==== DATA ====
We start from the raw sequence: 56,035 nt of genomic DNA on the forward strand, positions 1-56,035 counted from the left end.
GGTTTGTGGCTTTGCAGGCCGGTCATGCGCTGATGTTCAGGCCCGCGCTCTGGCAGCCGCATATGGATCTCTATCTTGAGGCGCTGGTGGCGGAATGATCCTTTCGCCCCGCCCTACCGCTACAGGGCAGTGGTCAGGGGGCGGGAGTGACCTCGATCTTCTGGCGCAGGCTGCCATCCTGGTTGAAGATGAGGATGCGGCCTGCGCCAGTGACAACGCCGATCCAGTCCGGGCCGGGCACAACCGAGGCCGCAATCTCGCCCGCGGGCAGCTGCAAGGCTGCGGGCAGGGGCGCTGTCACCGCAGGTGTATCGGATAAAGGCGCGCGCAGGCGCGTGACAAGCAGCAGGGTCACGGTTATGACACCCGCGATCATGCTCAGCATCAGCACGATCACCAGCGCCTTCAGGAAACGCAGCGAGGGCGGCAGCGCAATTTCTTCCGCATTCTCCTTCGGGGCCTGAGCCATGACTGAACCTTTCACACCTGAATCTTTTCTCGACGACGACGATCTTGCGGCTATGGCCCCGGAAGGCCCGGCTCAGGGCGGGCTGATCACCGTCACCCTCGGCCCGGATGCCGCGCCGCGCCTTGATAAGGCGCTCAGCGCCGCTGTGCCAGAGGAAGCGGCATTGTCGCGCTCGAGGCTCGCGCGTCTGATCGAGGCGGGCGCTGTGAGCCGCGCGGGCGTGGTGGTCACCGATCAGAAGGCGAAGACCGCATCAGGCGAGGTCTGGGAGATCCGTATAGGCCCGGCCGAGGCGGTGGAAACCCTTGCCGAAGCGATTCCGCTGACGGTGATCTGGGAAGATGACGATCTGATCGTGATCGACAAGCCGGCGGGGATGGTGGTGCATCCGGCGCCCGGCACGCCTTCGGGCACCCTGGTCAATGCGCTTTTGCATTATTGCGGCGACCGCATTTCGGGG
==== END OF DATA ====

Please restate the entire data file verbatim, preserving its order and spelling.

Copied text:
We start from the raw sequence: 56,035 nt of genomic DNA on the forward strand, positions 1-56,035 counted from the left end.
GGTTTGTGGCTTTGCAGGCCGGTCATGCGCTGATGTTCAGGCCCGCGCTCTGGCAGCCGCATATGGATCTCTATCTTGAGGCGCTGGTGGCGGAATGATCCTTTCGCCCCGCCCTACCGCTACAGGGCAGTGGTCAGGGGGCGGGAGTGACCTCGATCTTCTGGCGCAGGCTGCCATCCTGGTTGAAGATGAGGATGCGGCCTGCGCCAGTGACAACGCCGATCCAGTCCGGGCCGGGCACAACCGAGGCCGCAATCTCGCCCGCGGGCAGCTGCAAGGCTGCGGGCAGGGGCGCTGTCACCGCAGGTGTATCGGATAAAGGCGCGCGCAGGCGCGTGACAAGCAGCAGGGTCACGGTTATGACACCCGCGATCATGCTCAGCATCAGCACGATCACCAGCGCCTTCAGGAAACGCAGCGAGGGCGGCAGCGCAATTTCTTCCGCATTCTCCTTCGGGGCCTGAGCCATGACTGAACCTTTCACACCTGAATCTTTTCTCGACGACGACGATCTTGCGGCTATGGCCCCGGAAGGCCCGGCTCAGGGCGGGCTGATCACCGTCACCCTCGGCCCGGATGCCGCGCCGCGCCTTGATAAGGCGCTCAGCGCCGCTGTGCCAGAGGAAGCGGCATTGTCGCGCTCGAGGCTCGCGCGTCTGATCGAGGCGGGCGCTGTGAGCCGCGCGGGCGTGGTGGTCACCGATCAGAAGGCGAAGACCGCATCAGGCGAGGTCTGGGAGATCCGTATAGGCCCGGCCGAGGCGGTGGAAACCCTTGCCGAAGCGATTCCGCTGACGGTGATCTGGGAAGATGACGATCTGATCGTGATCGACAAGCCGGCGGGGATGGTGGTGCATCCGGCGCCCGGCACGCCTTCGGGCACCCTGGTCAATGCGCTTTTGCATTATTGCGGCGACCGCATTTCGGGG